Apr 16, 2017

Repeal of Obamacare's taxes gets more complicated with tax reform

AP file photo

The Wall Street Journal makes an important point today about a subset of the Obamacare repeal fight: the lobbying to repeal the law's taxes, like the ones on medical devices and investment income for the wealthy. It gets more complicated to get rid of them, the Journal points out, if President Trump and Congress don't reach some kind of resolution on Trumpcare. That would shift all of the lobbying for repeal of those taxes to the tax reform fight, which is already likely to be complicated enough.

What to watch: Trump seems determined not to give up on the health care bill, so House Republicans keep plugging away in a desperate search for an agreement. As long as that continues, tax reform can't move ahead. But at some point, the interest groups lobbying for repeal of the Obamacare taxes — like medical device makers — will have to shift their focus to tax reform if it becomes clear that the health care revival isn't happening.

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Trump says he will campaign against Lisa Murkowski after her support for Mattis

Trump with Barr and Meadows outside St. John's Episcopal church in Washington, D.C. on June 1. Photo: Brendan Smialowski/AFP via Getty Images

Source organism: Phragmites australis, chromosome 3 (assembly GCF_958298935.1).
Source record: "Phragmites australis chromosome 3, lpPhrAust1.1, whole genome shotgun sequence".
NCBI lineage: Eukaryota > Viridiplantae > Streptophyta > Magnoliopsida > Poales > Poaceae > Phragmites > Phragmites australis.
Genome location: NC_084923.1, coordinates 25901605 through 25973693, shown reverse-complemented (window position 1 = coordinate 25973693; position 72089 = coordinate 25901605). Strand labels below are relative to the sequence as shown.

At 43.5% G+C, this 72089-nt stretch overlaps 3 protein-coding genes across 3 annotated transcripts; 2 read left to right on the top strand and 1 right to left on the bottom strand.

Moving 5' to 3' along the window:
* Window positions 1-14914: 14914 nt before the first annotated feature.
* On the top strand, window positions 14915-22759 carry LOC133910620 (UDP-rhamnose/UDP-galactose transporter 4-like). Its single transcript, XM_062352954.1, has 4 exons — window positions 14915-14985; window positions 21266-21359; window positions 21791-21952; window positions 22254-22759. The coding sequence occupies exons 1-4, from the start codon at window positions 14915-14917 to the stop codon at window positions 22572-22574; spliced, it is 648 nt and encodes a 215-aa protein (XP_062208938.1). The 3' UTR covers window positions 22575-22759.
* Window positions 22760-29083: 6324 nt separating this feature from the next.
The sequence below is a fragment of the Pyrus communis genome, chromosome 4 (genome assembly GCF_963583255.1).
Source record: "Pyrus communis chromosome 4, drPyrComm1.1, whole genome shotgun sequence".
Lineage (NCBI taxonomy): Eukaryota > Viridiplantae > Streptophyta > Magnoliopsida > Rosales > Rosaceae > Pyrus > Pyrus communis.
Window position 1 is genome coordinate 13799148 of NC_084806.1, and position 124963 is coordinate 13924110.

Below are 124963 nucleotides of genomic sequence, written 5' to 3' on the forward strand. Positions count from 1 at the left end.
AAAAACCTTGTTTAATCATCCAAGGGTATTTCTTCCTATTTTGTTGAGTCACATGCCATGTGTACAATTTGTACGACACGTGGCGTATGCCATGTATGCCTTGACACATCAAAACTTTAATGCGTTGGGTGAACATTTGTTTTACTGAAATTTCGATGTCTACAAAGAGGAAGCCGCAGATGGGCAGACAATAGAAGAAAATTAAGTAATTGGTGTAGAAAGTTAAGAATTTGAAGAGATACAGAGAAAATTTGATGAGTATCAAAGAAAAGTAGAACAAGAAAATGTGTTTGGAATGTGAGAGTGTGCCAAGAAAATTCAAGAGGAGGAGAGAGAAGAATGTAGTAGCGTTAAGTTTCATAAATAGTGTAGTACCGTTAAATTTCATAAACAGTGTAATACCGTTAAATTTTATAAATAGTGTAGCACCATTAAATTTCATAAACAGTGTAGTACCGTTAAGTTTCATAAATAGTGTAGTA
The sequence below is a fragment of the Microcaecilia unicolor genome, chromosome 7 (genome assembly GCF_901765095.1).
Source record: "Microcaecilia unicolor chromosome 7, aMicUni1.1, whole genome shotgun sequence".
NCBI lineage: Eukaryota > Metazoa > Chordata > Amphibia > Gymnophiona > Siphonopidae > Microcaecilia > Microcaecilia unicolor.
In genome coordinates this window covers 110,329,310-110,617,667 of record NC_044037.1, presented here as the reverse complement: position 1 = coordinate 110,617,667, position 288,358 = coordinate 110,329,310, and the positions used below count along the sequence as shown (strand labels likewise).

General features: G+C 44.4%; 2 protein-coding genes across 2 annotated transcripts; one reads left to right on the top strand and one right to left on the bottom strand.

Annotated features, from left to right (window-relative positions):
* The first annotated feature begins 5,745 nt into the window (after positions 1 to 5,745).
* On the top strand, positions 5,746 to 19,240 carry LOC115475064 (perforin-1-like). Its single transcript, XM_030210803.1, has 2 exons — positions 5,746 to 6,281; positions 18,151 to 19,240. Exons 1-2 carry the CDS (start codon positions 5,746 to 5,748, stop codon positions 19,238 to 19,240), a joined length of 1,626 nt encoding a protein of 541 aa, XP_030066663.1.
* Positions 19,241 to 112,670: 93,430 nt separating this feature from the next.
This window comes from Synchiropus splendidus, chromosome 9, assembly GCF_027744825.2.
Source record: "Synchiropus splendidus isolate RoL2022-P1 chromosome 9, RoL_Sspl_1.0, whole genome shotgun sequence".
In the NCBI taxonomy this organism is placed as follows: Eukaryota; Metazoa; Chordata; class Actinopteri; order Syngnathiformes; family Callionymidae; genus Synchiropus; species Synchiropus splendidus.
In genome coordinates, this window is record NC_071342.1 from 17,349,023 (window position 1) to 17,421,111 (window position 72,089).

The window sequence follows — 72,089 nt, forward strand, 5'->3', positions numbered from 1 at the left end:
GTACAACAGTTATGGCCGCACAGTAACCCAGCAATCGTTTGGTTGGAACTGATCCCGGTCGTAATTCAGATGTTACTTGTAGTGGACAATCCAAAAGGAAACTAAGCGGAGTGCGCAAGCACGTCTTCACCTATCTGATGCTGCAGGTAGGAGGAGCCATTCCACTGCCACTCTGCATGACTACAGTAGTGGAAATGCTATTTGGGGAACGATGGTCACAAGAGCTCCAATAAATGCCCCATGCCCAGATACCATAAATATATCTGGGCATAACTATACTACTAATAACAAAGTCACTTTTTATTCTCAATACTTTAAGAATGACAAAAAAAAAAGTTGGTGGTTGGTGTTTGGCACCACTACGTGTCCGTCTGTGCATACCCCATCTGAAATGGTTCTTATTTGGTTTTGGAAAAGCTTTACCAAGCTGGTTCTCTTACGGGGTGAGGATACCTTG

President Trump tweeted on Thursday that he would endorse "any candidate" with a pulse who runs against Sen. Lisa Murkowski (R-Alaska).

Driving the news: Murkowski said on Thursday that she supported former defense secretary James Mattis' condemnation of Trump over his response to protests in the wake of George Floyd's killing. She described Mattis' statement as "true, honest, necessary and overdue," Politico's Andrew Desiderio reports.

8 hours ago - World

The president vs. the Pentagon

Trump visits Mattis and the Pentagon in 2018. Photo: Brendan Smialowski/AFP via Getty

Over the course of just a few hours, President Trump was rebuffed by the Secretary of Defense over his call for troops in the streets and accused by James Mattis, his former Pentagon chief, of trampling the Constitution for political gain.

Why it matters: Current and former leaders of the U.S. military are drawing a line over Trump's demand for a militarized response to the protests and unrest that have swept the country over the killing of George Floyd by police.

New York Times says Tom Cotton op-ed did not meet standards

Photo: Avalon/Universal Images Group via Getty Images)

A New York Times spokesperson said in a statement Thursday that the paper will be changing its editorial board processes after a Wednesday op-ed by Sen. Tom Cotton (R-Ark.), which called for President Trump to "send in the troops" in order to quell violent protests, failed to meet its standards.

Why it matters: The shift comes after Times employees began a coordinated movement on social media on Wednesday and Thursday that argued that publishing the op-ed put black staff in danger. Cotton wrote that Trump should invoke the Insurrection Act in order to deploy the U.S. military against rioters that have overwhelmed police forces in cities across the country.